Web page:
The Partition of the Alps

101 Italy on Trail – Mountains – the basics!

by Maria E. Bellini

“The Partition of the Alps”

Stretching approximately 1,200 km across eight countries –  France, Monaco, Italy, Switzerland, Germany, Austria, Liechtenstein, and Slovenia, the Alps are Europe’s largest mountain range forming a rainbow shaped arc that touches along all of northern Italy. Along with the Apennines, the Alps form Italy’s mountains, you can see an overview of the Alps and the Apennines in this article.

How are the Alps organised? There are so many different names and ranges!

Today, the Alps are divided in accordance with the “The Partition of The Alps” – Partizione delle Alpi  adapted in 1926 by the National Geographic Committee (Comitato Geografico Nazionale).

This sees the Alps on Italian soil placed into three main sections: Western Alps, Central Alps and Eastern Alps. Each section has further subsections.

However in 2005 there was an unofficial proposal named “SOIUSA” lead by the Italian researcher and Alpinist, Sergio Marazzi, outlining a bipartition of the Alpine System into: Western Alps and Eastern Alps. Many aspects of the 1926 Partition of the Alps were challenged, although as of today (2016 n.d.r.) the “Partizione delle Alpi” still remains the official way in which the Italian Alps are divided.

The Partizione delle Alpi “The Partition of The Alps” adapted in 1926, this sees the Alps on Italian soil divided into three sections - Western Alps, Central Alps and Eastern Alps. Each section has further subsections.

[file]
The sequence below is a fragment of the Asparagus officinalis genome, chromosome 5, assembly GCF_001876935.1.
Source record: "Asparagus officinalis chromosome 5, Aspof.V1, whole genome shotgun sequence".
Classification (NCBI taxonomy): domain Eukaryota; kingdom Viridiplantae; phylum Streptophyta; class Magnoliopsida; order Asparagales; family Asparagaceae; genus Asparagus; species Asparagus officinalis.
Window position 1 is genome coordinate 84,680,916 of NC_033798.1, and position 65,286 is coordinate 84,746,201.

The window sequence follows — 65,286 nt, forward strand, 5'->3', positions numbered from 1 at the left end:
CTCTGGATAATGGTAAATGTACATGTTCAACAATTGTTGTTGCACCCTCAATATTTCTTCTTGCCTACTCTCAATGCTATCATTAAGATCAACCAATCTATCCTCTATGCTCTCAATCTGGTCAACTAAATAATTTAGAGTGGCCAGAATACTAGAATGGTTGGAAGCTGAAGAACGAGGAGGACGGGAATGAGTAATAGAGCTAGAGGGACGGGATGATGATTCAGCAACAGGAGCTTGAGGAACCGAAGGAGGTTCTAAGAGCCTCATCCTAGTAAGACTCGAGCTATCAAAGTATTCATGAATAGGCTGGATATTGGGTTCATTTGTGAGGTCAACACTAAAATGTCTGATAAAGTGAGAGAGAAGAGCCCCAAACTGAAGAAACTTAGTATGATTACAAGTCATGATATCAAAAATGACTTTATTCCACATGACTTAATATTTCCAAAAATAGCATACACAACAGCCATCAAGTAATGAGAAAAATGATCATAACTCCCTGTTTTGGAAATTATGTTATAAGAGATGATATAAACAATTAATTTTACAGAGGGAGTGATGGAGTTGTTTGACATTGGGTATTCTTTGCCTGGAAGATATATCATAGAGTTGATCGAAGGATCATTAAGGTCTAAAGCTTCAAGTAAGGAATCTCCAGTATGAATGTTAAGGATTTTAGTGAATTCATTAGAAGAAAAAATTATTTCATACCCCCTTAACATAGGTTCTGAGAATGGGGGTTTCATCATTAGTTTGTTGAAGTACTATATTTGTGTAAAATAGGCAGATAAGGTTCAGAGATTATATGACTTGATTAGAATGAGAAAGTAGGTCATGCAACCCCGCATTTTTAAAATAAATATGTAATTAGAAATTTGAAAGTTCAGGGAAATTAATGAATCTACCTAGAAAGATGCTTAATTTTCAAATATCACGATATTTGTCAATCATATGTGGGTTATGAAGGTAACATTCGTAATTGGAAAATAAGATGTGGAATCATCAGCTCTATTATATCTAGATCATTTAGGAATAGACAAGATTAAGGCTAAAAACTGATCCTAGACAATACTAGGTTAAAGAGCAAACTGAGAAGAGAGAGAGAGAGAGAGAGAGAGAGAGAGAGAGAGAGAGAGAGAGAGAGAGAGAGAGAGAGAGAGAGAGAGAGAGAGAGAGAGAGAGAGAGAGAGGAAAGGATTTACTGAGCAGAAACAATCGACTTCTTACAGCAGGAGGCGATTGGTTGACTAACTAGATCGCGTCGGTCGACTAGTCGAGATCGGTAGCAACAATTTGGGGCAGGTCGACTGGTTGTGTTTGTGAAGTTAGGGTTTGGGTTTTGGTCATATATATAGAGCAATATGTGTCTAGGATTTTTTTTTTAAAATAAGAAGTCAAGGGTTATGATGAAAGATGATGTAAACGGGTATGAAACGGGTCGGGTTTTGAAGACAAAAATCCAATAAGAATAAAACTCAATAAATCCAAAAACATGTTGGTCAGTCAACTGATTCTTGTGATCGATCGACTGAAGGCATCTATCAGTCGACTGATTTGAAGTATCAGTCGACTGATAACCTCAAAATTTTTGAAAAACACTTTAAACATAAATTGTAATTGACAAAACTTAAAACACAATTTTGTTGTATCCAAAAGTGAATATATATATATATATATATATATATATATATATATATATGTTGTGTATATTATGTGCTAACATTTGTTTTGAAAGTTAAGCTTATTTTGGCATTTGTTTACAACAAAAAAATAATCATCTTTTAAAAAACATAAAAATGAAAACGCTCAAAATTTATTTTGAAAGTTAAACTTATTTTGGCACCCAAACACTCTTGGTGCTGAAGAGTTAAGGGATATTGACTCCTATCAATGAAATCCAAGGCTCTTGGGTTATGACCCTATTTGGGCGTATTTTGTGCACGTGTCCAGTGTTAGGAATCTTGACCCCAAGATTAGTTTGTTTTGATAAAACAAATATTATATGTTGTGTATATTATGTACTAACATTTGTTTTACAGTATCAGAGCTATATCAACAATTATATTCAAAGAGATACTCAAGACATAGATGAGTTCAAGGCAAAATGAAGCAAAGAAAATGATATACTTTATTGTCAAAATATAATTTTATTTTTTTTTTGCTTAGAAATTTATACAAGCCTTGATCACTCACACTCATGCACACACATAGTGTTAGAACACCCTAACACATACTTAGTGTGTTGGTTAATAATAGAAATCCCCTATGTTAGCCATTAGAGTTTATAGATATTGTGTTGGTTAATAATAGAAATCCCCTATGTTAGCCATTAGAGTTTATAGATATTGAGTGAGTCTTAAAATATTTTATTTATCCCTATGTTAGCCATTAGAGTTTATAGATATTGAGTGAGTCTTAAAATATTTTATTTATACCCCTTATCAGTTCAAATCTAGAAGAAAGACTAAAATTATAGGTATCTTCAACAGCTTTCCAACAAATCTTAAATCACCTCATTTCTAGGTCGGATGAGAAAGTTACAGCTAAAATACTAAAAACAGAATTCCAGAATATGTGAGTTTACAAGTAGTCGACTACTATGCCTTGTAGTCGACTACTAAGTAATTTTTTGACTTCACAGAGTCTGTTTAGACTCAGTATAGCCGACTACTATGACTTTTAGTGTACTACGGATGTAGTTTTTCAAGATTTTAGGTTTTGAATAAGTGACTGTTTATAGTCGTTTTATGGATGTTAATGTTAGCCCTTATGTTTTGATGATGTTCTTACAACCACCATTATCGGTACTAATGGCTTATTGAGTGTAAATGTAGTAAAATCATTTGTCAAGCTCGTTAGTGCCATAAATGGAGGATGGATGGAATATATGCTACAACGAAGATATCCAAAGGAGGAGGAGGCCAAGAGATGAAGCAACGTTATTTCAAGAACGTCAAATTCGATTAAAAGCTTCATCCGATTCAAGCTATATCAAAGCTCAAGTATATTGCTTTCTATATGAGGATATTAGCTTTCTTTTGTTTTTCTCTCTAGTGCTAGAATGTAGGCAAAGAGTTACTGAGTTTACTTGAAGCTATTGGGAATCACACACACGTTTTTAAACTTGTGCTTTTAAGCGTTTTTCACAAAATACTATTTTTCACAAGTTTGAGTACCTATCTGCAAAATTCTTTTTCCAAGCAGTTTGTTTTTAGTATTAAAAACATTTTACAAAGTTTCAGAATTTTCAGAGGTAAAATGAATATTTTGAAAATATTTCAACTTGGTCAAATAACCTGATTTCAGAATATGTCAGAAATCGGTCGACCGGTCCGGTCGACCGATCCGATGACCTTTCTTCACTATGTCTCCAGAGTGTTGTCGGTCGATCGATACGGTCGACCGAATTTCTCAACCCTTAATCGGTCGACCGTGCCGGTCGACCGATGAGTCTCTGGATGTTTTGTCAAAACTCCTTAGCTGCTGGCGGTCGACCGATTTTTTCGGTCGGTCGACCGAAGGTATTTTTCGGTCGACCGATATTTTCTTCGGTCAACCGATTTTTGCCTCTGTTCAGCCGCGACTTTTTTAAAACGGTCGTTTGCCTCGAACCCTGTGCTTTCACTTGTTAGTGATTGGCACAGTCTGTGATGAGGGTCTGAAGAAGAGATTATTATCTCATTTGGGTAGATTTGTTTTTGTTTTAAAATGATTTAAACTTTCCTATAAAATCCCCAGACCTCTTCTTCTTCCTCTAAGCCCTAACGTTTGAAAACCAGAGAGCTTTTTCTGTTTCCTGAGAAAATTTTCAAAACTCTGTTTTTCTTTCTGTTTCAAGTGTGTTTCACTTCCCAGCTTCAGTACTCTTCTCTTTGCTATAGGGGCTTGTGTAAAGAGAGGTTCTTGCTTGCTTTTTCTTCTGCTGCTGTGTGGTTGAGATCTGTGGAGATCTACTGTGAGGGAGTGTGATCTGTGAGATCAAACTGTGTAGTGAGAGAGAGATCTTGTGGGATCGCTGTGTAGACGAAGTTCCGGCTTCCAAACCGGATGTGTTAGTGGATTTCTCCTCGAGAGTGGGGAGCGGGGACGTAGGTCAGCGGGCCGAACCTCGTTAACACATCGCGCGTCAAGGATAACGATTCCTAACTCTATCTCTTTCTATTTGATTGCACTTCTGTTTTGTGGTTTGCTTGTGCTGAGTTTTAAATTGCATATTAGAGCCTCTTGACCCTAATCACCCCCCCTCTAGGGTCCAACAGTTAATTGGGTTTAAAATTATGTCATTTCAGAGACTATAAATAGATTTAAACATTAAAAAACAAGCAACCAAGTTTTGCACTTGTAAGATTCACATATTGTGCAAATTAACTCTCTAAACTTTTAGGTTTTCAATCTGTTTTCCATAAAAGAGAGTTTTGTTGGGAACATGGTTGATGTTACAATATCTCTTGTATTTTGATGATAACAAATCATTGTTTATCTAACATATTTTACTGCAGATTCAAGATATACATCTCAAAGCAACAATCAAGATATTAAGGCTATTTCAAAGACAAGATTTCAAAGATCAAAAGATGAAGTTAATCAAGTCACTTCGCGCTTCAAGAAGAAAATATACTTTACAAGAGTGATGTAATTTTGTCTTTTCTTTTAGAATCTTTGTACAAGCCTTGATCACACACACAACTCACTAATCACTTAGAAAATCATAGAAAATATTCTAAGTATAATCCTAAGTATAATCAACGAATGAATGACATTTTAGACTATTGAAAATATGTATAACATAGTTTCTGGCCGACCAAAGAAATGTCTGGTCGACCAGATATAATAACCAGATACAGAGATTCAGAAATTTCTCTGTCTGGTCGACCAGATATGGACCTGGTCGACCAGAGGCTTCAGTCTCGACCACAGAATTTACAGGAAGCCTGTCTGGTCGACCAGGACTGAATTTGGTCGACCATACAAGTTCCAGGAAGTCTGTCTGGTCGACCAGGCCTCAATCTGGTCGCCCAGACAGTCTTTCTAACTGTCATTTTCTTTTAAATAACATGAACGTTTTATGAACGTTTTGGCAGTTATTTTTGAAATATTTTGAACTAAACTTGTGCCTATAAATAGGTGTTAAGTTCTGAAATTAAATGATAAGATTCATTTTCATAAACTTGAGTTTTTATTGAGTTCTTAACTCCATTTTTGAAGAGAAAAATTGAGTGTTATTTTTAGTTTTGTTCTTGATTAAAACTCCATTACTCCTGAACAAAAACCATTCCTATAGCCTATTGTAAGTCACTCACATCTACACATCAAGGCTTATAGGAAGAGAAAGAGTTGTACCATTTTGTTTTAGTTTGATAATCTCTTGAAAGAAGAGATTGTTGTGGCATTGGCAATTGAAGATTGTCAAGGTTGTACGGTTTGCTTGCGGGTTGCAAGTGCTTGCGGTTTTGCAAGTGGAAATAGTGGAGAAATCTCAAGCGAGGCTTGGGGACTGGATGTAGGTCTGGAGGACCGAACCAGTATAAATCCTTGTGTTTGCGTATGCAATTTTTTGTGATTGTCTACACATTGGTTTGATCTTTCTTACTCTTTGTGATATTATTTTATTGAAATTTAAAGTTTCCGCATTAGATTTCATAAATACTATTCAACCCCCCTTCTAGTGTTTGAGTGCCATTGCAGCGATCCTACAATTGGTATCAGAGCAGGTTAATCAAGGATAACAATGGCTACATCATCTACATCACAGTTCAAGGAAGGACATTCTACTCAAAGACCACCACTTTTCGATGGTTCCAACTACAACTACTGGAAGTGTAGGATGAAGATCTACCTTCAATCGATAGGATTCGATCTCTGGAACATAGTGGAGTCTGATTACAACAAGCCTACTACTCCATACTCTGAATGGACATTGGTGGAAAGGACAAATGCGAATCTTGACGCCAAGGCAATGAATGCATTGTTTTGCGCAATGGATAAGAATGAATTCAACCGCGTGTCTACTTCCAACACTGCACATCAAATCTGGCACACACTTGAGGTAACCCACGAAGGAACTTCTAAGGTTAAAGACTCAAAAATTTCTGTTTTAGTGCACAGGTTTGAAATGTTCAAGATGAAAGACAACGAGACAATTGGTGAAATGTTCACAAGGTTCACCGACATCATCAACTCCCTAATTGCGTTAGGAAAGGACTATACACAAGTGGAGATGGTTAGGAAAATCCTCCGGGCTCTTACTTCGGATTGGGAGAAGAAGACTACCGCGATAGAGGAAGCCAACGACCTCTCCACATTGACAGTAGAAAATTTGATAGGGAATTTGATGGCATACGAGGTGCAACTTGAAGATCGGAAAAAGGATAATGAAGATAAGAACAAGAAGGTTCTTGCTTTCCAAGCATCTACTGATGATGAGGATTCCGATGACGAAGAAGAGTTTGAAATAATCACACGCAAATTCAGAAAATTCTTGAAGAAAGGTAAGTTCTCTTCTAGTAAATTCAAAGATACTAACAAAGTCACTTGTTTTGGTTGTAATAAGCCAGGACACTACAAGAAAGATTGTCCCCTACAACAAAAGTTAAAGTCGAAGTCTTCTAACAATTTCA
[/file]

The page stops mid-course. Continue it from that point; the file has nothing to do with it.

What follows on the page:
Listed below are the sub-divisions of the three main sectionsWestern Alps, Central Alps and Eastern Alps.

Following this, each section has ulterior divisions with numerous mountain ranges! Bearing in mind that the Alps in Italy stretch for over approximately 600km, it stands to reason that the Alpine landscape, culture, and characteristics change over distance.

Western Alps

  • Maritime Alps
  • Cottian Alps
  • Graian Alps

Central Alps

  • Pennine Alps
  • Lepontine Alps
  • Rhaetian Alps
  • Lombard Prealps

Eastern Alps

  • Noric Alps
  • Dolomites
  • Carnic Alps
  • Julian Alps
  • Venetian Alps
  • Karst

The illustration of “The Partition of the Alps” has been created by http://www.italyontrail.com using part of an image by Jo Weber [GFDL (http://www.gnu.org/copyleft/fdl.html) or CC BY-SA 3.0 (http://creativecommons.org/licenses/by-sa/3.0)], via Wikimedia Commons


Maria E. BelliniMaria Elisabetta Bellini is Italyontrail.com’s founder, born in the U.K, she came to running whilst living in Italy, where she still lives and trains. Never ceasing to marvel at what’s at the summit of a hill, or around the bend along the trail, she loves using trail running as a means to explore nature, contemplation and Italy.

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